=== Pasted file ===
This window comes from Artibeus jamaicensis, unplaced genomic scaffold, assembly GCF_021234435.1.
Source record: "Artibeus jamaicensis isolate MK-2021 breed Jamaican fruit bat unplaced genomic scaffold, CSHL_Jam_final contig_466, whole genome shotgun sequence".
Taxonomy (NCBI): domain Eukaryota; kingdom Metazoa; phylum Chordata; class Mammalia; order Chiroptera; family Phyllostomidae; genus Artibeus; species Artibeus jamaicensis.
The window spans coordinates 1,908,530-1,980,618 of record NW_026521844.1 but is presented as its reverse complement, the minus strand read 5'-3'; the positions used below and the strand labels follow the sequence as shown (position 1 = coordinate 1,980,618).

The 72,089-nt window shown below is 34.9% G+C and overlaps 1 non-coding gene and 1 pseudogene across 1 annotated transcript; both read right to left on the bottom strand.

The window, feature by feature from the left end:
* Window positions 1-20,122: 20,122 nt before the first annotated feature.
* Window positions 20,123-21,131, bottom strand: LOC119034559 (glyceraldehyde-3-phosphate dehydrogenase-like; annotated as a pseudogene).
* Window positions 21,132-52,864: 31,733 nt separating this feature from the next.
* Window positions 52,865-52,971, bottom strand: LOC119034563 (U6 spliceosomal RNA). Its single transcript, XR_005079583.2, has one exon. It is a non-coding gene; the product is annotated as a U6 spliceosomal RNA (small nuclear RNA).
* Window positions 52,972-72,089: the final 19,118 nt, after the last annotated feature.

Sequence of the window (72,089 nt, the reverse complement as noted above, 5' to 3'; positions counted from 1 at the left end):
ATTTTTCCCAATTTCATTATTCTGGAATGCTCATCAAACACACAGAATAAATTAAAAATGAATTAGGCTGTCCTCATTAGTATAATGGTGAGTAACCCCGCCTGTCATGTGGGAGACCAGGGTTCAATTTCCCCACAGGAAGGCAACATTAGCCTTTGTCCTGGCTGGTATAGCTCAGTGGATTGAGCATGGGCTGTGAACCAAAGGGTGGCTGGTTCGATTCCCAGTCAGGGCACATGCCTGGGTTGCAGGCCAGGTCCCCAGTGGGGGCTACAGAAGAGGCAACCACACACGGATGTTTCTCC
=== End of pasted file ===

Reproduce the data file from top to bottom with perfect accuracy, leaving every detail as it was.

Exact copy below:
This window comes from Artibeus jamaicensis, unplaced genomic scaffold, assembly GCF_021234435.1.
Source record: "Artibeus jamaicensis isolate MK-2021 breed Jamaican fruit bat unplaced genomic scaffold, CSHL_Jam_final contig_466, whole genome shotgun sequence".
Taxonomy (NCBI): domain Eukaryota; kingdom Metazoa; phylum Chordata; class Mammalia; order Chiroptera; family Phyllostomidae; genus Artibeus; species Artibeus jamaicensis.
The window spans coordinates 1,908,530-1,980,618 of record NW_026521844.1 but is presented as its reverse complement, the minus strand read 5'-3'; the positions used below and the strand labels follow the sequence as shown (position 1 = coordinate 1,980,618).

The 72,089-nt window shown below is 34.9% G+C and overlaps 1 non-coding gene and 1 pseudogene across 1 annotated transcript; both read right to left on the bottom strand.

The window, feature by feature from the left end:
* Window positions 1-20,122: 20,122 nt before the first annotated feature.
* Window positions 20,123-21,131, bottom strand: LOC119034559 (glyceraldehyde-3-phosphate dehydrogenase-like; annotated as a pseudogene).
* Window positions 21,132-52,864: 31,733 nt separating this feature from the next.
* Window positions 52,865-52,971, bottom strand: LOC119034563 (U6 spliceosomal RNA). Its single transcript, XR_005079583.2, has one exon. It is a non-coding gene; the product is annotated as a U6 spliceosomal RNA (small nuclear RNA).
* Window positions 52,972-72,089: the final 19,118 nt, after the last annotated feature.

Sequence of the window (72,089 nt, the reverse complement as noted above, 5' to 3'; positions counted from 1 at the left end):
ATTTTTCCCAATTTCATTATTCTGGAATGCTCATCAAACACACAGAATAAATTAAAAATGAATTAGGCTGTCCTCATTAGTATAATGGTGAGTAACCCCGCCTGTCATGTGGGAGACCAGGGTTCAATTTCCCCACAGGAAGGCAACATTAGCCTTTGTCCTGGCTGGTATAGCTCAGTGGATTGAGCATGGGCTGTGAACCAAAGGGTGGCTGGTTCGATTCCCAGTCAGGGCACATGCCTGGGTTGCAGGCCAGGTCCCCAGTGGGGGCTACAGAAGAGGCAACCACACACGGATGTTTCTCC